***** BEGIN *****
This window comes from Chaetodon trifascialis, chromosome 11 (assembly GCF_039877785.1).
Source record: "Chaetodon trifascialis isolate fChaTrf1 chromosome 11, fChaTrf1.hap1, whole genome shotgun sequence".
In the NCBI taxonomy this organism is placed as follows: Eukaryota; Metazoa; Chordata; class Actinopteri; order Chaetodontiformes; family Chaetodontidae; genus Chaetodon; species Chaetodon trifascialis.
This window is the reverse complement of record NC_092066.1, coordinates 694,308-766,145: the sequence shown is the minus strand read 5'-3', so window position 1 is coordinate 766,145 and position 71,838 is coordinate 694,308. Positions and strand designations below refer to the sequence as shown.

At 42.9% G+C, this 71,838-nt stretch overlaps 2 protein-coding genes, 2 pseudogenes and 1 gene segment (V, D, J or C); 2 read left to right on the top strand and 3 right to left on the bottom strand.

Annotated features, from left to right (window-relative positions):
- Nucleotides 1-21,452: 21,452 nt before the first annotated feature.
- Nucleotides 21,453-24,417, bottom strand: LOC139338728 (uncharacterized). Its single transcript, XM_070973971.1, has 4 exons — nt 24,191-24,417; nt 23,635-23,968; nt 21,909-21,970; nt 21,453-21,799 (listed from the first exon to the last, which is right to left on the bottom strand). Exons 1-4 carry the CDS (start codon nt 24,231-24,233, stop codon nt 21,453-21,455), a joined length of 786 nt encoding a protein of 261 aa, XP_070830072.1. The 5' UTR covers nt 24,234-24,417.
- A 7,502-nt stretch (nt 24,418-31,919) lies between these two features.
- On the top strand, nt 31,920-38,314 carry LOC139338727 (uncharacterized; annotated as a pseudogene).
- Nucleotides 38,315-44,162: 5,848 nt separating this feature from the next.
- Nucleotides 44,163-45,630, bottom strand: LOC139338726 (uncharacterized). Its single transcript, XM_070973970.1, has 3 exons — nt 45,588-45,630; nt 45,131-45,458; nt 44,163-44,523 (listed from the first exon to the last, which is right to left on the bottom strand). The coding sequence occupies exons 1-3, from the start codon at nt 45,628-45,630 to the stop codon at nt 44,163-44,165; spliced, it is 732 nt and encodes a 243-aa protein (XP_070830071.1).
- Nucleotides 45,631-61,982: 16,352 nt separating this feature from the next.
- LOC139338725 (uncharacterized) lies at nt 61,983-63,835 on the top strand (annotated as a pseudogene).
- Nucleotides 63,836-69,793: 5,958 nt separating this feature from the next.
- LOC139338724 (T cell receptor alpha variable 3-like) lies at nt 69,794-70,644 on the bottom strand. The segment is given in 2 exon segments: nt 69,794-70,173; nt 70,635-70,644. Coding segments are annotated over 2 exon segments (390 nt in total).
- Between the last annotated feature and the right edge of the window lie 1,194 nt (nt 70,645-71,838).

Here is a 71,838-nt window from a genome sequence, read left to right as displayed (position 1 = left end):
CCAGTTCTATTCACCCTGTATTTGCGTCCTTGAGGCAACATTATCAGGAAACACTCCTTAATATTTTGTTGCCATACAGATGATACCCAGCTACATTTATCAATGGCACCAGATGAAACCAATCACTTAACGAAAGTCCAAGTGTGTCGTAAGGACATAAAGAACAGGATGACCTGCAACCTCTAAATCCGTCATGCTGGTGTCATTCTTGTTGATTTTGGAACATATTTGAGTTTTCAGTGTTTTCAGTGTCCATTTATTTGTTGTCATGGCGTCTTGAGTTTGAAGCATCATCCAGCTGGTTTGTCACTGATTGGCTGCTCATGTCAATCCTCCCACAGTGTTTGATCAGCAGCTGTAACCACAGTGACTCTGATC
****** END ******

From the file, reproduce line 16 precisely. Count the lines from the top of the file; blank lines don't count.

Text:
- LOC139338724 (T cell receptor alpha variable 3-like) lies at nt 69,794-70,644 on the bottom strand. The segment is given in 2 exon segments: nt 69,794-70,173; nt 70,635-70,644. Coding segments are annotated over 2 exon segments (390 nt in total).